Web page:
is the most prestigious mathematical competition for high school students
in Poland, held annually starting from the school year 1949/1950.
About 2 thousand people participate in each edition. Students of Polish schools and
Polish citizens studying abroad are eligible to start.

The Polish mathematical tradition

Poland was home to many notable mathematicians.
Stefan Banach was one of the pioneers of functional analysis.
Banach spaces, Banach's theorem
of contraction, and the Banach-Tarski paradox, among others, are named after him. Stanislaw Ulam, a student of Banach,
was the creator of the Monte Carlo method and was one of the scientists responsible for creating the thermonuclear bomb.
Polish mathematicians and cryptologists – Marian Rejewski, Henryk Zygalski, and Jerzy Różycki broke the Enigma cipher,
contributing to victory in World War II.

The logo of the Olympiad is the Sierpinski Triangle – a
fractal named after Waclaw Sierpinski, a member of the Warsaw School of Mathematics.

Today

Mathematics continues to fascinate young Poles. The Mathematical Olympiad
contributes to building a community centered around the beauty of the queen of sciences.
The aesthetics of the Olympic problems make solving them a passionate adventure.

Stage I competition (introductory)

runs from September and consists in solving problems individually at home.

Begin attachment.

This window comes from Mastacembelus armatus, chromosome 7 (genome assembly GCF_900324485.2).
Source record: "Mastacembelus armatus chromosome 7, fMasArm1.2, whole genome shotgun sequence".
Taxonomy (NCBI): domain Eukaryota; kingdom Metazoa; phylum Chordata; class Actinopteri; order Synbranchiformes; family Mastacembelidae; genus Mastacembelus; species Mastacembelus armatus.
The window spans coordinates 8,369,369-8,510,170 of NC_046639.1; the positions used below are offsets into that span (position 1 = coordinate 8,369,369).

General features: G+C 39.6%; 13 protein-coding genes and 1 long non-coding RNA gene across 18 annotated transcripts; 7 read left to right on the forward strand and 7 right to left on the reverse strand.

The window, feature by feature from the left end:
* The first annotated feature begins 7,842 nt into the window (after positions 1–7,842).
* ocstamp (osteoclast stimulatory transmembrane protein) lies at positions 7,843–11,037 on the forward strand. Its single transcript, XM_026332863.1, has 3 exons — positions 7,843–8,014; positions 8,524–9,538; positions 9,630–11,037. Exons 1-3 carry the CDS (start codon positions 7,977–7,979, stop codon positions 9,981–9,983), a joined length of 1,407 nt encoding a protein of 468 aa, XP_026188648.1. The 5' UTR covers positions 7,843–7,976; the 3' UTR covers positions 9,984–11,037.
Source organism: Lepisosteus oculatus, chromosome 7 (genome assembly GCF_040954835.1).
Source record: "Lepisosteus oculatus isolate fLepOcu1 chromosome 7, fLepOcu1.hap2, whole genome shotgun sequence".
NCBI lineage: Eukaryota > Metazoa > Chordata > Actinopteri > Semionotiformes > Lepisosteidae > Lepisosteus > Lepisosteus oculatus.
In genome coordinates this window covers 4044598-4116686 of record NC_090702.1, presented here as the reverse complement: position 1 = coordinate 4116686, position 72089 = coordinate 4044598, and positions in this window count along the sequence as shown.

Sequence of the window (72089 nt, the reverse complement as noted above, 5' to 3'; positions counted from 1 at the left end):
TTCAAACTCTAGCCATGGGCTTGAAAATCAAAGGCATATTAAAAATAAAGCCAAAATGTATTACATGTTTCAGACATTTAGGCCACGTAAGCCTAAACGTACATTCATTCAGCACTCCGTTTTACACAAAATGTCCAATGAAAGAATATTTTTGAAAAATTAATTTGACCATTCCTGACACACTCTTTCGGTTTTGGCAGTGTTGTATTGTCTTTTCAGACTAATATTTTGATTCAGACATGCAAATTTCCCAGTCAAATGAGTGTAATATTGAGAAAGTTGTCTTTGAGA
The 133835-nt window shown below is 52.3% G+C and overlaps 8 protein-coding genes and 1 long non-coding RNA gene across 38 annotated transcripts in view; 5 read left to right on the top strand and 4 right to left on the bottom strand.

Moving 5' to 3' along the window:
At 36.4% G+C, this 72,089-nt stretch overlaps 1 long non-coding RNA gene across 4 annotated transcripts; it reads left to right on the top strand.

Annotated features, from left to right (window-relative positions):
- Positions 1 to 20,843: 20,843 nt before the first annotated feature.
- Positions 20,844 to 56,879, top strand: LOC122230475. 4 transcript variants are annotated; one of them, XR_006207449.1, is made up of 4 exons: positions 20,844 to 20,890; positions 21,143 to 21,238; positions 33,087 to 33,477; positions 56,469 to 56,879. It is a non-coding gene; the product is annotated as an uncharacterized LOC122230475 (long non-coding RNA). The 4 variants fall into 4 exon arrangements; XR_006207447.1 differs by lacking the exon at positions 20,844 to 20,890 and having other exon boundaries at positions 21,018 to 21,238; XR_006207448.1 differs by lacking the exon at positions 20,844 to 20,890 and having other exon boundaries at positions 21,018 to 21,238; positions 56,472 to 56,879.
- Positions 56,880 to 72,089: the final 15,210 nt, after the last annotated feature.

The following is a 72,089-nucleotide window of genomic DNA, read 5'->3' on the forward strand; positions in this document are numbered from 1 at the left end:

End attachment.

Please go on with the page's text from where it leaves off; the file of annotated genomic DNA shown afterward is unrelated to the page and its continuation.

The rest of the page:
Problems are given in three batches of four each; solutions need to be submitted through the Olympiad's Online System by a set date.
The list of participants who have qualified for the stage II competition is published by the end of January.
Solving all problems is not necessary to qualify.

Stage II competition (district)

is organized in each district. They last for two days.
Each participant has to solve 3 problems in 5 hours.
The competition is organized by District Committees, and solutions are graded centrally.
After grading the papers, the Main Committee determines the point cutoff – the contestants who have obtained the required number of points
are qualified for
stage III competition, obtaining
the title of finalist of the Olympiad. It results primarily in exemption from matriculation exams in mathematics
and obtaining the maximum grade from them.

Stage III competition

is held every year in a different city in Poland. Similar to the stage II competition
Students solve 6 problems in 2 days, having 5 hours to do so each day.
On the third day, when solutions are graded, students participate in a tour. On the fourth day there is a closing ceremony, at which the
results and national teams for the international competitions are announced.

Olympiad problems

need out of the box thinking as well as considerable theoretical knowledge to solve.
The problems come from four areas: algebra, geometry, number theory and combinatorics.

Participation in the central stage of the Olympiad will guarantee each finalist:

grade 6 (the highest possible in school) in mathematics for the year,

100% score in mathematics at the extended level on the final high school exam (which in Poland is also an entrance exam to college),

entry into many programs of study in universities, not only in mathematics.

Laureates get of a free entry without an exam into even more academic departments than finalists.
In addition, the Main Committee qualifies the top participants for a scientific camp and international competitions.